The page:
Detecting Basics: Lose the Bad Habits Not the Gold
February 2017 by Ray MillsI will make the assumption that when any of you take a detector in your hand and head out prospecting for gold you are probably anticipating finding some gold. That’s the general idea, right?
• Drones for the independent prospector
I cleared the connector by poking a small Phillips screwdriver through it. To ensure the bore was clean, I dunked the connector into some water and then blew it clean with my shop air compressor.
Then I came to a section of recently exposed gravel that looked unworked. Water seeped out all around, making the ground beneath a sea of slick mud.
The holes were overloaded with explosives, but I didn’t know it. I was just a green mining engineer fresh out of school and told to watch as the experienced miners set the charge.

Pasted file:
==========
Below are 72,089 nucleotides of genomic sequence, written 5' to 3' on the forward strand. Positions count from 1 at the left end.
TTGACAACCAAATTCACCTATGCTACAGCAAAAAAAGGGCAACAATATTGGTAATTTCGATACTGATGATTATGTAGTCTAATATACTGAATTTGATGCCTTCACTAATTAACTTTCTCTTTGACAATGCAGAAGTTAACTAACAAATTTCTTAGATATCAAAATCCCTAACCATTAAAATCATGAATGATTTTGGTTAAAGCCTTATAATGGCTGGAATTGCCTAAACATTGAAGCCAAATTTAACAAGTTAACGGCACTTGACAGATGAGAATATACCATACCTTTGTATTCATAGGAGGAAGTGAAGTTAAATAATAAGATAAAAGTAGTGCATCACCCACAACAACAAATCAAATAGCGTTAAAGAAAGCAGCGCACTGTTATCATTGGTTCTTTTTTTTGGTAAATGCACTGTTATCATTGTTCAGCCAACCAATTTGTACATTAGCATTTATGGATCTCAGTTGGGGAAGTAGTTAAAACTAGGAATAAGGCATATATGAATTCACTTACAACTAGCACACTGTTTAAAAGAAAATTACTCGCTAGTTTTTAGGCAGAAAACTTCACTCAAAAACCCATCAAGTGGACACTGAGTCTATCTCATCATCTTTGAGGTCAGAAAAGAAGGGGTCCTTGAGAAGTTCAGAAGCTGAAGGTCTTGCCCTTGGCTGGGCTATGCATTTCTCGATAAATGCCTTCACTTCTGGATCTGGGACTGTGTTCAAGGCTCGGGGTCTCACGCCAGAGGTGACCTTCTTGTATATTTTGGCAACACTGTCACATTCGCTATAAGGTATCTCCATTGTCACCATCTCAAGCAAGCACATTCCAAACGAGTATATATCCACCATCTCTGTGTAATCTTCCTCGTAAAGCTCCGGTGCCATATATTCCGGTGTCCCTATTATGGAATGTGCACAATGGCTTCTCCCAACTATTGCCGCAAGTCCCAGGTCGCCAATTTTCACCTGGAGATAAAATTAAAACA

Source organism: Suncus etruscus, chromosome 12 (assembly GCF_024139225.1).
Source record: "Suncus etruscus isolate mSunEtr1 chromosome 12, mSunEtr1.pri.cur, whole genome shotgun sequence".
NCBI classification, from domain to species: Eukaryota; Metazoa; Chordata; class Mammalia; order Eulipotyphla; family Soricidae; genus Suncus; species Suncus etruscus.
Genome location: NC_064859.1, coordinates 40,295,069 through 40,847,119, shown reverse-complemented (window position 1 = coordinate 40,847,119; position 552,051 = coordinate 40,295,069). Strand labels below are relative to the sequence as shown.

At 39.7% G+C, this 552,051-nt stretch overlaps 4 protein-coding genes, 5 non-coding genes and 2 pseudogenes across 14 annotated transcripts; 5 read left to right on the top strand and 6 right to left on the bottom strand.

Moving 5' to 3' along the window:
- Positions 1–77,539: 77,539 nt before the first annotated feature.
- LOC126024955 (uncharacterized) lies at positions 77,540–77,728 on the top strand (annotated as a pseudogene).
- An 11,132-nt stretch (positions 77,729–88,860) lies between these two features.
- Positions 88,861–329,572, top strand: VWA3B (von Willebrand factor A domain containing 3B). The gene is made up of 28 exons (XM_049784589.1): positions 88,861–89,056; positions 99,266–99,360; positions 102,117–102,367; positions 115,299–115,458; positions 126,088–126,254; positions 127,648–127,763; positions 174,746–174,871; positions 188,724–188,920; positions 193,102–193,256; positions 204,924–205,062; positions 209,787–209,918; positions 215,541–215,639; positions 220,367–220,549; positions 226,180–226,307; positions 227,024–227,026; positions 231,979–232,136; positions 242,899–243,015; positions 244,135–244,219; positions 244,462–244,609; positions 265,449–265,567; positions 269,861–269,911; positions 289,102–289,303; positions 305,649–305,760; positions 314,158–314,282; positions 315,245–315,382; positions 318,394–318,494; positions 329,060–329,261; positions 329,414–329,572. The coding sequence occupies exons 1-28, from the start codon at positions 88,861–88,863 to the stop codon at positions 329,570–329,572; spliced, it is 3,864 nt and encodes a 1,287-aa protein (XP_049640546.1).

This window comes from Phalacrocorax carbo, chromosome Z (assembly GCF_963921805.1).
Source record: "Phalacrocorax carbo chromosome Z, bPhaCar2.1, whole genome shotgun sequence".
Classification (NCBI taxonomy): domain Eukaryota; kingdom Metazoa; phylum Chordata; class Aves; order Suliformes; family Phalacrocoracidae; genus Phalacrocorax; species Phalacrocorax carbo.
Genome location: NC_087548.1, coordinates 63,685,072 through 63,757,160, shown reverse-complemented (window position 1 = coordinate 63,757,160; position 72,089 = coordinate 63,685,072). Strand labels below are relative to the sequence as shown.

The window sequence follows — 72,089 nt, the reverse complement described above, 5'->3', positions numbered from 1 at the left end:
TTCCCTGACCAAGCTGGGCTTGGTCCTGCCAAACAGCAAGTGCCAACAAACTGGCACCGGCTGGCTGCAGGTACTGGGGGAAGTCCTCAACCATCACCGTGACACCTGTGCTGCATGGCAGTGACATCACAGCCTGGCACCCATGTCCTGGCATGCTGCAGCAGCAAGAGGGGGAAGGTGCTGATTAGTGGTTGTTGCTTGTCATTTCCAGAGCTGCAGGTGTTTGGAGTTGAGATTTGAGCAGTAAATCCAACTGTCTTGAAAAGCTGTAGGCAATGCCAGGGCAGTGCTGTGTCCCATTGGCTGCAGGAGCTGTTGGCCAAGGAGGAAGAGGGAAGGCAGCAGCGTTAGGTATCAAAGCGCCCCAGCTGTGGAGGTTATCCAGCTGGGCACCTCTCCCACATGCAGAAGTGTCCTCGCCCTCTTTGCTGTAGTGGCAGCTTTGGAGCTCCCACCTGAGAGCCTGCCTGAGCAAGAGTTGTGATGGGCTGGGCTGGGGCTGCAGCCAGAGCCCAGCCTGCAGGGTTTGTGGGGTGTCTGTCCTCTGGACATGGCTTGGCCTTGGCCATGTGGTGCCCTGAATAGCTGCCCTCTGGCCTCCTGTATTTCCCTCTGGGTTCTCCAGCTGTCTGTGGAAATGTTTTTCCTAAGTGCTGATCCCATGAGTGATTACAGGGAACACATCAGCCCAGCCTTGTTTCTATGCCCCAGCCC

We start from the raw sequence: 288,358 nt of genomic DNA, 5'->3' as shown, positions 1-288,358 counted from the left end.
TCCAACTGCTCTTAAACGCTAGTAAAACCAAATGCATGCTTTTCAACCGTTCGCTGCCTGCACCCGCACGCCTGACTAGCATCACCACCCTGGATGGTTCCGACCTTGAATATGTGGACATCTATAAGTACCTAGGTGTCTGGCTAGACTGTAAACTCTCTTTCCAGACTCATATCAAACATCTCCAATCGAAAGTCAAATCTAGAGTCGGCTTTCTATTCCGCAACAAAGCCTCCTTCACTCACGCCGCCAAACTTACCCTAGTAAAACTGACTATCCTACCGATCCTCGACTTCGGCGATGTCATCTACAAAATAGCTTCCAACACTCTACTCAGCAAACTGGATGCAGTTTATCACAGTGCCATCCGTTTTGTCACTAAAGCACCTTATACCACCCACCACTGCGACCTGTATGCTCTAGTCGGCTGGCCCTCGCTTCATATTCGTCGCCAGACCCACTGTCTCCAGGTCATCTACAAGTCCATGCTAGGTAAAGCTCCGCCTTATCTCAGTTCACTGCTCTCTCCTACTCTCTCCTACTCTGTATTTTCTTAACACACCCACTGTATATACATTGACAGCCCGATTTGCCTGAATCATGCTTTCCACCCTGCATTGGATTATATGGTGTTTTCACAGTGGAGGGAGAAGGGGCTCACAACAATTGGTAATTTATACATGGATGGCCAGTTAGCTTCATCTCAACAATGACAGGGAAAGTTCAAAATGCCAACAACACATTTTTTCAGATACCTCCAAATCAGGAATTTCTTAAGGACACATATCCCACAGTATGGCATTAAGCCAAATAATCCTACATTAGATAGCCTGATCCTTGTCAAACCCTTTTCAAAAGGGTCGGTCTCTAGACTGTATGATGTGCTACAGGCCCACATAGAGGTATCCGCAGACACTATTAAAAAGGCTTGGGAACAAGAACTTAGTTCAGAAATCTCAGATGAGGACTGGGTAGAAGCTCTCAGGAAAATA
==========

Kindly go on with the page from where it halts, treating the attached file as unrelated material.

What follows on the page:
The pile up on the small hill had to be a couple yards of black sand. I’m not one to ignore a little gold even if it is small in size—I have always believed that gold fever comes in all sizes.
At first we decided to see what the flat by our camp would produce where the old-timers had worked it with their Pelton wheel and dragline buckets.
When detecting an area that has been cleaned to bedrock and you have new trees growing, always make sure you get your coil as close as possible to the tree. Why?
The Bawl Mill • Legislative and Regulatory Update • Ask The Experts: Looking for help on unproven claim • Calcite and Limestone • Feather River Gold • Detecting Alluvial Bench Deposits • Underground Mining: Getting the Ore Out • From Vietnam to Wedding Bands • Trade-Ins, Swaps and Like-Kind Exchanges • Melman on Gold & Silver • Mining Stock Quotes and Mineral & Metal Prices